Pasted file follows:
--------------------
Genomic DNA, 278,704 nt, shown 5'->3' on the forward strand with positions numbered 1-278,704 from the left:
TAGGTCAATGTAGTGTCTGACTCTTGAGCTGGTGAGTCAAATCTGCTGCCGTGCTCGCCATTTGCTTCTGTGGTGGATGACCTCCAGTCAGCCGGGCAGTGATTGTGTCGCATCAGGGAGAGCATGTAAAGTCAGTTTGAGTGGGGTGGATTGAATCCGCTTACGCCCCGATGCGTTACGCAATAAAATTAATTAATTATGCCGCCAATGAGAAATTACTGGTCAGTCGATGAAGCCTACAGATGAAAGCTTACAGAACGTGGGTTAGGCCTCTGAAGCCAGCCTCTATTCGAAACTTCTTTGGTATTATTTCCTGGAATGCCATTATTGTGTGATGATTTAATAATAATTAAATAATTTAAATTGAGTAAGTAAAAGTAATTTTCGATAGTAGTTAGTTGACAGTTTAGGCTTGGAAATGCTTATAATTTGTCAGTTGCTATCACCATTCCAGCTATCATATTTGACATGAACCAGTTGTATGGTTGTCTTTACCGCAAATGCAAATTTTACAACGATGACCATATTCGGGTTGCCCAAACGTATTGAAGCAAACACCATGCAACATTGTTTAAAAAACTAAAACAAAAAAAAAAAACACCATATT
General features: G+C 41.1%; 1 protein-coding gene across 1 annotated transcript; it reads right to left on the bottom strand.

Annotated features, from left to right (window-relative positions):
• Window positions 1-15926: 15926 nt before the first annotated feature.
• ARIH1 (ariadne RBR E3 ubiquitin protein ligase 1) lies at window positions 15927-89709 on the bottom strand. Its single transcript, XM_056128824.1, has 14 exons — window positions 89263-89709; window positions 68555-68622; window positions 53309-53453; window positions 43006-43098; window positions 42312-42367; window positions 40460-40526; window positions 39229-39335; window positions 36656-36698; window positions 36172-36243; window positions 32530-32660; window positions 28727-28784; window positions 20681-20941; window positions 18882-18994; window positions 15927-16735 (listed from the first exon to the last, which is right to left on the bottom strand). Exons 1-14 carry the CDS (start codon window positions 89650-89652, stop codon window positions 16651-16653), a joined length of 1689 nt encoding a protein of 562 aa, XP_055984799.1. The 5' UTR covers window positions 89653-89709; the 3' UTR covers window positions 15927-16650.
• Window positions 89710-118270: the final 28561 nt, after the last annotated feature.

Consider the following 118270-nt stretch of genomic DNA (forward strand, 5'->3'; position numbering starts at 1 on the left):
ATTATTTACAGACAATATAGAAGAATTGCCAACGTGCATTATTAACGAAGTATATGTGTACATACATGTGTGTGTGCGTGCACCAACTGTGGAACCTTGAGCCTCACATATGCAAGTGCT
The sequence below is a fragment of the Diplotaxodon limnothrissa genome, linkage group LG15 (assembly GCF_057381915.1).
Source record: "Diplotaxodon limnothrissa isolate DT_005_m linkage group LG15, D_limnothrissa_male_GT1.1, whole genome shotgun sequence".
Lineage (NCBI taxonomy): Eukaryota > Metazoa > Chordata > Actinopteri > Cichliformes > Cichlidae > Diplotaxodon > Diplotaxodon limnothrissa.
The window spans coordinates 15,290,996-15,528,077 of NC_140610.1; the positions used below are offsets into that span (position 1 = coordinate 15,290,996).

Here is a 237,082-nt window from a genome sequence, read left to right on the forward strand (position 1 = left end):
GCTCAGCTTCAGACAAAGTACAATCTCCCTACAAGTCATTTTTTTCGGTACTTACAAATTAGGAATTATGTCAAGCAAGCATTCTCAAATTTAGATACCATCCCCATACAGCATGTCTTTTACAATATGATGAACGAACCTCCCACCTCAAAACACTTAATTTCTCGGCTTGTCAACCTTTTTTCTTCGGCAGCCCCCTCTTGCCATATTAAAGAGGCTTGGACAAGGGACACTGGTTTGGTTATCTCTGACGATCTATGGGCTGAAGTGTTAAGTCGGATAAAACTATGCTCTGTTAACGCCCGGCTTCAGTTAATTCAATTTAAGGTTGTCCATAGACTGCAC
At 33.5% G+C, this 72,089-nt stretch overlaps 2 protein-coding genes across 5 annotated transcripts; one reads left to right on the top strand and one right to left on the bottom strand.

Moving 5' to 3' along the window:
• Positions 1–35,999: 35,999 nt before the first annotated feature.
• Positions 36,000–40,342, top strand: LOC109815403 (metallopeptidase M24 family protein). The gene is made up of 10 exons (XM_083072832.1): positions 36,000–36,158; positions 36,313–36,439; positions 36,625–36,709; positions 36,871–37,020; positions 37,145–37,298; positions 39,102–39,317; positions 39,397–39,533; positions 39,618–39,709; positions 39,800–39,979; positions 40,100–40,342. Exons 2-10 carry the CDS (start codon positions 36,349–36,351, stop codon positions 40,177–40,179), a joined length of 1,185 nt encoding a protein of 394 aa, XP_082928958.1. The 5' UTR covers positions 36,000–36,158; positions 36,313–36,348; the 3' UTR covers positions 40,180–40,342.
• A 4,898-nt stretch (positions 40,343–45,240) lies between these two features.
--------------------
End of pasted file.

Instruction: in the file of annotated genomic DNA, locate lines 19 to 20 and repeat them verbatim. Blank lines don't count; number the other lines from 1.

• Positions 36,000–40,342, top strand: LOC109815403 (metallopeptidase M24 family protein). The gene is made up of 10 exons (XM_083072832.1): positions 36,000–36,158; positions 36,313–36,439; positions 36,625–36,709; positions 36,871–37,020; positions 37,145–37,298; positions 39,102–39,317; positions 39,397–39,533; positions 39,618–39,709; positions 39,800–39,979; positions 40,100–40,342. Exons 2-10 carry the CDS (start codon positions 36,349–36,351, stop codon positions 40,177–40,179), a joined length of 1,185 nt encoding a protein of 394 aa, XP_082928958.1. The 5' UTR covers positions 36,000–36,158; positions 36,313–36,348; the 3' UTR covers positions 40,180–40,342.
• A 4,898-nt stretch (positions 40,343–45,240) lies between these two features.